Research, Technology

Scientists created a black hole in the laboratory and it began to glow

Among the countless cosmicobjects, the most mysterious are black holes - regions of space-time, the force of attraction of which is so great that even photons of light cannot escape their event horizon. Supermassive black holes are thought to be at the centers of galaxies, and the Milky Way is no exception. And although our knowledge of the universe and its inhabitants is limited, scientists continue to collect them bit by bit. As technology has advanced, computer models have become the most important scientific tool - with their help, researchers have developed realistic models of the universe. Moreover, earlier this year, a team of physicists from the University of Amsterdam simulated the event horizon of a black hole in the laboratory. It may seem surprising, but the artificial black hole began to emit radiation, as the famous theoretical physicist Stephen Hawking predicted. This discovery is likely to allow scientists to develop a completely new physical theory that combines general relativity (GR) and the principles of quantum mechanics. But how?

New research shows artificial black holes function just like real ones

In 1974, Stephen Hawking suggested that small black holes could evaporate, which is a paradox in general, since even photons of light itself cannot leave the event horizon.

space monsters

Black holes begin their life journey fromdeath - stars whose mass exceeds at least three times the solar mass burn out and explode, discarding the outer shell, after which they shrink and collapse into black holes. This process happens all the time - new stars are born, old ones die. And the larger the star, the faster it burns fuel and dies. However, the origin of supermassive black holes (whose mass exceeds the solar one by millions and billions of times) is still unknown.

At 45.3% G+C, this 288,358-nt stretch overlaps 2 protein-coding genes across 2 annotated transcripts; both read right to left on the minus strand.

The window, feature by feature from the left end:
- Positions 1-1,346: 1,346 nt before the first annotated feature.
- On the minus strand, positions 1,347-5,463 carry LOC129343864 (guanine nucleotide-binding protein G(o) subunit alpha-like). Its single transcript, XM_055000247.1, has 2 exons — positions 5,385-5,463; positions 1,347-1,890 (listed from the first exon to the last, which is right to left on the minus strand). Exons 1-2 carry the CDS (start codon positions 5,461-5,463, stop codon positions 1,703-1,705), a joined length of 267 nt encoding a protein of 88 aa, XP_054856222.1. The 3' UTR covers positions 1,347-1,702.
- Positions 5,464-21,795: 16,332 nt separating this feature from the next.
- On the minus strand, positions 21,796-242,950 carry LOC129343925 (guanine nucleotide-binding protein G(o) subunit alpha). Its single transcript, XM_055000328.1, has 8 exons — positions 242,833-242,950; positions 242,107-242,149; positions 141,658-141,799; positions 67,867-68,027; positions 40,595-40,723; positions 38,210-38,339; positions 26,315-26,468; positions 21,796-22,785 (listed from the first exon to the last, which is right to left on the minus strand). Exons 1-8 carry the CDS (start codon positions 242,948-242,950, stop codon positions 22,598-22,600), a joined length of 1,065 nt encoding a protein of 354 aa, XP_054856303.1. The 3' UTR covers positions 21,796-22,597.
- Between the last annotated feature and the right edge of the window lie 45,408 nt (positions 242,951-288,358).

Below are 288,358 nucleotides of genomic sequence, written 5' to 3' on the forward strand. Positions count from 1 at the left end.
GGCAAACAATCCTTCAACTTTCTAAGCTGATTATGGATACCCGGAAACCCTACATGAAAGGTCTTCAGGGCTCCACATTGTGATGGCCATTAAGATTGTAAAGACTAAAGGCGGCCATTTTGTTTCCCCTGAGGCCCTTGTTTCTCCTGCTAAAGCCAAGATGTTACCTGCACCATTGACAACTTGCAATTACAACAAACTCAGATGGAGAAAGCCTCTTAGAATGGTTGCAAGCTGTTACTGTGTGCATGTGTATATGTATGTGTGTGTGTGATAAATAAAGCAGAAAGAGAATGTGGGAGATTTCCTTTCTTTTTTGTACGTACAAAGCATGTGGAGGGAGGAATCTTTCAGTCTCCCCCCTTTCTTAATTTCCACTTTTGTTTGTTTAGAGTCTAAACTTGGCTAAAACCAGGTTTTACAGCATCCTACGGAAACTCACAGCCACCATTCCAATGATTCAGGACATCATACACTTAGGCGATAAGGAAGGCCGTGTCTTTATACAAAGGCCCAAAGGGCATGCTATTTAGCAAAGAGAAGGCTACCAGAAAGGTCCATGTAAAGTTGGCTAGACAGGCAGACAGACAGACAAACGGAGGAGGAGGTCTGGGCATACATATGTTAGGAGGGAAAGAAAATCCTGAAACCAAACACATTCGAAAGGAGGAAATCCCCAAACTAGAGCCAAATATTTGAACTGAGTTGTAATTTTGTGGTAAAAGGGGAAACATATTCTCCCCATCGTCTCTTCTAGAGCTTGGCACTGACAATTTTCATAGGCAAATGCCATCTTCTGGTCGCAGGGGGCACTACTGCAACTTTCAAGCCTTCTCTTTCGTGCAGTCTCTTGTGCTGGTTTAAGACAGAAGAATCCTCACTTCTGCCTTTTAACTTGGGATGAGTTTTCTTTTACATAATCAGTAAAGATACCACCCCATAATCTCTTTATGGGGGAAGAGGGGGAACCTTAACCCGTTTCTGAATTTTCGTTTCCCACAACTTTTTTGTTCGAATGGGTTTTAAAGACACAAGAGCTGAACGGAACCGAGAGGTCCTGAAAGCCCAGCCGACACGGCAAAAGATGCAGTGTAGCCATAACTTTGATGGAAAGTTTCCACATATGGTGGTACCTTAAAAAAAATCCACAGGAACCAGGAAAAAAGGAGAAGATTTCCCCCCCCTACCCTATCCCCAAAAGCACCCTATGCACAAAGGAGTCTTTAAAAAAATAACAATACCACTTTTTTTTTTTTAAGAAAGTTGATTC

This process is so amazing that modern science pays a lot of attention to it: small black holes, perhaps formed at the center of young galaxies during a merger (collisions).Understanding the physics of these objects is the key to unraveling the fundamental laws that govern the universe. This is because black holes represent the limit of two of the most proven theories - general relativity and quantum mechanics.

There are hardly any objects in the universe stranger than black holes.

Recall that Einstein's GR describes gravity as a result of space-time deformation by massive objects, and quantum theory describes the structure of the universe at the level of atoms.

But despite the received images of the horizonblack hole events in the heart of the Milky Way and in the center of the galaxy M87 (Messier 87), scientists still have a lot of questions. Thus, the British theoretical physicist Stephen Hawking studied these mysterious objects for decades and in 1974 suggested that the interruption of quantum event horizon fluctuations emits a type of radiation similar to thermal radiation. The problem is that this radiation is probably too weak to be detected by the inhabitants of the Earth.

Hawking Radiation

To analyze the properties of radiationHawking, the researchers decided to create its analogue in the laboratory (many young scientists sin with this), which eventually succeeded in a group of physicists from the University of Amsterdam. During the study, physicists observed a stunning result of their work - a glow on a simulated event horizon, though under certain conditions.